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Nov 01 2008

Tokyo public bath houses in the early 90s

Written by Nippon Sekai   
Saturday, 01 November 2008

Here is a look back at the sentō (銭湯) in Tokyo during the early 90s.

First, some background information. A sentō is a Japanese communal bath house where customers pay to bathe. Traditionally, they were utilitarian, with one large room separating the sexes by a tall barrier. On each side, there were usually faucets lined up either against a wall or on several low standing partitions, and a single large bath that was shared by the already washed bathers to soak in.

Most baths have wooden or plastic chairs but some places don't so bathers use the wash tub instead like the following.

The following is the sento display from the Edo Architectural Museum which shows the freestanding low style faucet section.

Most current day sento have these higher partitions with mirrors and shower heads.

Since the second half of the 20th century, public bath houses have been decreasing in numbers in major cities as more Japanese residences now have baths. Additionally, attitudes amongst the younger generation has changed where they think bath houses are outdated, old-fashioned, or dirty. The fact is that many bath houses modernized to be more competitive in order to attract business.

Still, many Japanese find social importance in going to public baths, out of the theory that this physical proximity brings emotional intimacy. The Japanese have a saying for this -- hadaka no tsukiai (裸の付き合い) which translates to naked communion or skinship.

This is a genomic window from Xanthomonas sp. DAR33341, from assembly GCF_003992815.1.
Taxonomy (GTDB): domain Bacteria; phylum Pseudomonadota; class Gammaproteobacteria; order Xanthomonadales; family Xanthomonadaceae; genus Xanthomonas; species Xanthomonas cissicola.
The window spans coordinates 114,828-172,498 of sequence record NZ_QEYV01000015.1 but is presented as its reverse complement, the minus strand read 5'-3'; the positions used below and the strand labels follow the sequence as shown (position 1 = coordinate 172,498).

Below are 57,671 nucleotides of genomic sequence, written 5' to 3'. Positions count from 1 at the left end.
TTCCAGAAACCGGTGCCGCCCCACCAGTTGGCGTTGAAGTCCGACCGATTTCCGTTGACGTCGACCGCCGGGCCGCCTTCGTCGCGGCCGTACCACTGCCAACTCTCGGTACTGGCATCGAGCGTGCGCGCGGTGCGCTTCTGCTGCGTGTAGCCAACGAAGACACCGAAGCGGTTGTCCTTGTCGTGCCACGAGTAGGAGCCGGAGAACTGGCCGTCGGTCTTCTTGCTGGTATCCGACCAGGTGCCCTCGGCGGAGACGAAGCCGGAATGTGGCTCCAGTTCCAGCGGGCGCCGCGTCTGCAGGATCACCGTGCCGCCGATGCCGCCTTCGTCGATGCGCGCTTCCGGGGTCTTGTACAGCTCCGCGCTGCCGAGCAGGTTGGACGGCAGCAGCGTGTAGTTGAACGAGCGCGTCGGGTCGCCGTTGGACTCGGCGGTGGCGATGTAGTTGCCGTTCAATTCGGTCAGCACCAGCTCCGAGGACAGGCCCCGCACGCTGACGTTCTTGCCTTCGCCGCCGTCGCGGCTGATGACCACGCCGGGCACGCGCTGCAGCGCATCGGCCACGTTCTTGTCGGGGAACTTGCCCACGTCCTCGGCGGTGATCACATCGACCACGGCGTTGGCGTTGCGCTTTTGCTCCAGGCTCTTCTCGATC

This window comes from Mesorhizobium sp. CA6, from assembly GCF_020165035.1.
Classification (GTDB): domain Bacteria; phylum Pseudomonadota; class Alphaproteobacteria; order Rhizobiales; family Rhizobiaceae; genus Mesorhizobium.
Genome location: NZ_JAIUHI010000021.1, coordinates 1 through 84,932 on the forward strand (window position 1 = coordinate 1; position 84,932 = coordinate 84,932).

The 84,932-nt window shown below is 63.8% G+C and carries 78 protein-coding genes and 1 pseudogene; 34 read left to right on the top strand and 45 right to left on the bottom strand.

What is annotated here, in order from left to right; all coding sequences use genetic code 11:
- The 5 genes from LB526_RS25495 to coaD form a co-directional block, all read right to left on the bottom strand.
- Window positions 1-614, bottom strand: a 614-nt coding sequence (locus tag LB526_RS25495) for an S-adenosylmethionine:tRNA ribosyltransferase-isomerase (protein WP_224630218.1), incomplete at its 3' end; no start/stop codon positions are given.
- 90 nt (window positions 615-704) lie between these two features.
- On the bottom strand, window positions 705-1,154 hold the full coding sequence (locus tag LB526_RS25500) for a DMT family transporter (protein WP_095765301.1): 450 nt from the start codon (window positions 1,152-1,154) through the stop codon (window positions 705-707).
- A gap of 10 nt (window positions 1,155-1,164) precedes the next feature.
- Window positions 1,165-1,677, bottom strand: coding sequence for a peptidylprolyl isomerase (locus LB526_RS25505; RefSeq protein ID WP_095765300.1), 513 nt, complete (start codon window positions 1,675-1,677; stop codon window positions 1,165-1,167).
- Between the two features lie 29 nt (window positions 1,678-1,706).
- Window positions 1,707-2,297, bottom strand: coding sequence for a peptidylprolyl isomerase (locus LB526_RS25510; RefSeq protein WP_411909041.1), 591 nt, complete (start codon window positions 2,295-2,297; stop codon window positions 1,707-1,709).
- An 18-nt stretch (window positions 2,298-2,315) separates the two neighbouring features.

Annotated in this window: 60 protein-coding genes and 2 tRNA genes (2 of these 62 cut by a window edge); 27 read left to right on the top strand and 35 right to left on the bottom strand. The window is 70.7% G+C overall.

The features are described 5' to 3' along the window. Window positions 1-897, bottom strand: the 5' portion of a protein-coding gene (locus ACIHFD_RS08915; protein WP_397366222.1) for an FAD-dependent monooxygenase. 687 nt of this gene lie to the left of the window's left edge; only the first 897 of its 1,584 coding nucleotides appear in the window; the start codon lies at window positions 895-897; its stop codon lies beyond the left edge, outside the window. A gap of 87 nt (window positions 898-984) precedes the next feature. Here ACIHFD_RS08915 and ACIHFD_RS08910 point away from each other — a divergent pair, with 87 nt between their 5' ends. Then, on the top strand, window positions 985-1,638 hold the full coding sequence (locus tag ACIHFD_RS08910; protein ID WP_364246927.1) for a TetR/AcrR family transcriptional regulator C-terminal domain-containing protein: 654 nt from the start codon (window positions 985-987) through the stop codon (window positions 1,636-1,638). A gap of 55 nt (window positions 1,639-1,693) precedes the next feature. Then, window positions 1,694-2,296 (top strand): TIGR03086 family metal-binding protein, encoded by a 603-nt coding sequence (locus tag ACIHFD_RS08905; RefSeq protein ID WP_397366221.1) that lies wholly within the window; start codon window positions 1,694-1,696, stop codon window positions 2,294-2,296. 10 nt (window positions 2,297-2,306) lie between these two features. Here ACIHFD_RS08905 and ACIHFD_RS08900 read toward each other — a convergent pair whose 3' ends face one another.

The sentō still has its place today because there are still many that live in small housing facilities without a private bath. Many also enjoy bathing in a spacious area and relaxing in saunas or jacuzzis that are common in new or renovated sentōs.

Another type of Japanese public bath is the onsen, which uses hot water from a natural hot spring. They are not mutually exclusive: A sentō can be called an onsen if it derives its bath water from naturally heated hot springs.

This Japanese site maintains a list of sento in Tokyo.

The following video (42 minute runtime) is circa 1993 when many public baths were already closing down due to lack of customers. It covers that particular topic but also looks at a bath house which modernized. My favorite part is the bald headed oyaji who goes off to Roppongi discos to dance and party with the young people (that is Kichigai Japan material there but I made this a regular article). There is also a short segment of renowned bath house painter Morio Nakajima doing one of his infamous Mt. Fuji scenes. Nakajima was recently featured this summer by Fuji TV teaching a female apprentice who wants to keep the tradition of bath house painting alive.

Note: the video does have brief nudity (mostly bareassed oyaji).

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